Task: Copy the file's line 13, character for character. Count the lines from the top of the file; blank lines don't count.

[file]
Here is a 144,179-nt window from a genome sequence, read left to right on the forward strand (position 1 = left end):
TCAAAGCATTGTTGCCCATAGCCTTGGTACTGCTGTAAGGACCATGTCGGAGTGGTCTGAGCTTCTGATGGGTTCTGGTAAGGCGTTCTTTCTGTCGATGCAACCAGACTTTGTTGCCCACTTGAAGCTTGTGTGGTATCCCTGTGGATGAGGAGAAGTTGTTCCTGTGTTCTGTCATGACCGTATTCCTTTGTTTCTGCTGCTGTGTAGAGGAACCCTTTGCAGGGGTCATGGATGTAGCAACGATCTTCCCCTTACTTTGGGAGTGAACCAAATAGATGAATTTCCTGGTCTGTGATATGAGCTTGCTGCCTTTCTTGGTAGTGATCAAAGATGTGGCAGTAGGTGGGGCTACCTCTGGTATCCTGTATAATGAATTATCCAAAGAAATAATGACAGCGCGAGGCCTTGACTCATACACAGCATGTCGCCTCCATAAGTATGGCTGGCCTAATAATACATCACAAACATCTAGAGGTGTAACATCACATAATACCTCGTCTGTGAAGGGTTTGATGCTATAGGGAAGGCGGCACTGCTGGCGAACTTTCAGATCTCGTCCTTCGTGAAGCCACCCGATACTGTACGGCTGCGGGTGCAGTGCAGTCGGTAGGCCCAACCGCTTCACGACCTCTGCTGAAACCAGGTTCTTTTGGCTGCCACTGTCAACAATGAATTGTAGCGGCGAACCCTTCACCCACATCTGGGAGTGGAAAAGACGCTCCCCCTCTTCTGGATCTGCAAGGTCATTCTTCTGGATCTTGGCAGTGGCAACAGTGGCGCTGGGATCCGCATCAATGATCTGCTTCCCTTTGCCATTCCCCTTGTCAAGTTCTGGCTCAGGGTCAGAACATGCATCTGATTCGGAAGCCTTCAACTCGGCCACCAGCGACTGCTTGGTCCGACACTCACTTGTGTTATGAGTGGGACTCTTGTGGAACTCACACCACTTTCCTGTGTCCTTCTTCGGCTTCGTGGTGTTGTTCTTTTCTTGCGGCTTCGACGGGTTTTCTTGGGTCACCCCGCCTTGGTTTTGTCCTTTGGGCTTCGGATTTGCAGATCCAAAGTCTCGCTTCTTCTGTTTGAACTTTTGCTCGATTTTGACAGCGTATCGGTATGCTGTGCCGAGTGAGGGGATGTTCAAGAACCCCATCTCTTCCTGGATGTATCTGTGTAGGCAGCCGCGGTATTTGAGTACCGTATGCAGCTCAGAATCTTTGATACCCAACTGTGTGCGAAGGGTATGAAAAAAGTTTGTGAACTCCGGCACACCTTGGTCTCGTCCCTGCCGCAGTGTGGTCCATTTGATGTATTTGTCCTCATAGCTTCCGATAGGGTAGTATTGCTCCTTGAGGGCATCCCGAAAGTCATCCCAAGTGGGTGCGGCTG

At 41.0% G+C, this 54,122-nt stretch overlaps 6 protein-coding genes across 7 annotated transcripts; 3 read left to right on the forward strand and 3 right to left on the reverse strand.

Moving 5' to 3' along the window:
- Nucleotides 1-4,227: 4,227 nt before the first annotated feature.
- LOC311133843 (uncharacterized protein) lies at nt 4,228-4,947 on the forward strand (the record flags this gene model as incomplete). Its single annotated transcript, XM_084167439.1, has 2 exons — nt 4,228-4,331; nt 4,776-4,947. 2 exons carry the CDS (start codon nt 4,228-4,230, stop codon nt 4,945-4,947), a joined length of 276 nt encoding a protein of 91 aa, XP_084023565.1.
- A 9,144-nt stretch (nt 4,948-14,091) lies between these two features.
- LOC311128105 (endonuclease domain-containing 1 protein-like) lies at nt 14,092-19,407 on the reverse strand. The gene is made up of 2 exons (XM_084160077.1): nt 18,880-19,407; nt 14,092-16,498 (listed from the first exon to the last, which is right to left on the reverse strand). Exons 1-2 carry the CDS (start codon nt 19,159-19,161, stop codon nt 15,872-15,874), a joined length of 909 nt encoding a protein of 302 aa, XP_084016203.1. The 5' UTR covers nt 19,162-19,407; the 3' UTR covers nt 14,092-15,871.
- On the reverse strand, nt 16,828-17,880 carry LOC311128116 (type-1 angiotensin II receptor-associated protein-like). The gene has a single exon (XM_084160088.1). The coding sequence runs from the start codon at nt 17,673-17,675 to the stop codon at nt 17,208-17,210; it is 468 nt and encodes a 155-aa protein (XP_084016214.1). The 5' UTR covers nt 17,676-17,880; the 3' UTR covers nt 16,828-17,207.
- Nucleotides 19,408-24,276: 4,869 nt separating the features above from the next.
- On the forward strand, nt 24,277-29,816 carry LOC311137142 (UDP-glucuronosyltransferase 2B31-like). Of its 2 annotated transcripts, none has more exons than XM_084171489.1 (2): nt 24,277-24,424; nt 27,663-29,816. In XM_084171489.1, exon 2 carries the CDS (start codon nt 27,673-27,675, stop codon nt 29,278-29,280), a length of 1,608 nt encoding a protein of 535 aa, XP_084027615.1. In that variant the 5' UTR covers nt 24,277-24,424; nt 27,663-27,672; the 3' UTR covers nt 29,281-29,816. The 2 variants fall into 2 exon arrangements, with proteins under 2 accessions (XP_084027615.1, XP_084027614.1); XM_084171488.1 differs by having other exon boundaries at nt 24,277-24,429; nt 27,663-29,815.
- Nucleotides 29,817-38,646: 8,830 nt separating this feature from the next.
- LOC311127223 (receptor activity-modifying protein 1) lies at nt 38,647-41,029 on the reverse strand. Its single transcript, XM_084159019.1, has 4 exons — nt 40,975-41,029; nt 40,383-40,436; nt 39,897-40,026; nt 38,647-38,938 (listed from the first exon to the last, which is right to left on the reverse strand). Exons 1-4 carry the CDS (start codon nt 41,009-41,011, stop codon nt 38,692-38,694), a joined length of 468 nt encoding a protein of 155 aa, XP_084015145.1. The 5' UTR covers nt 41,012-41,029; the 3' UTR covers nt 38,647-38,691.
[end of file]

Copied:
- LOC311127223 (receptor activity-modifying protein 1) lies at nt 38,647-41,029 on the reverse strand. Its single transcript, XM_084159019.1, has 4 exons — nt 40,975-41,029; nt 40,383-40,436; nt 39,897-40,026; nt 38,647-38,938 (listed from the first exon to the last, which is right to left on the reverse strand). Exons 1-4 carry the CDS (start codon nt 41,009-41,011, stop codon nt 38,692-38,694), a joined length of 468 nt encoding a protein of 155 aa, XP_084015145.1. The 5' UTR covers nt 41,012-41,029; the 3' UTR covers nt 38,647-38,691.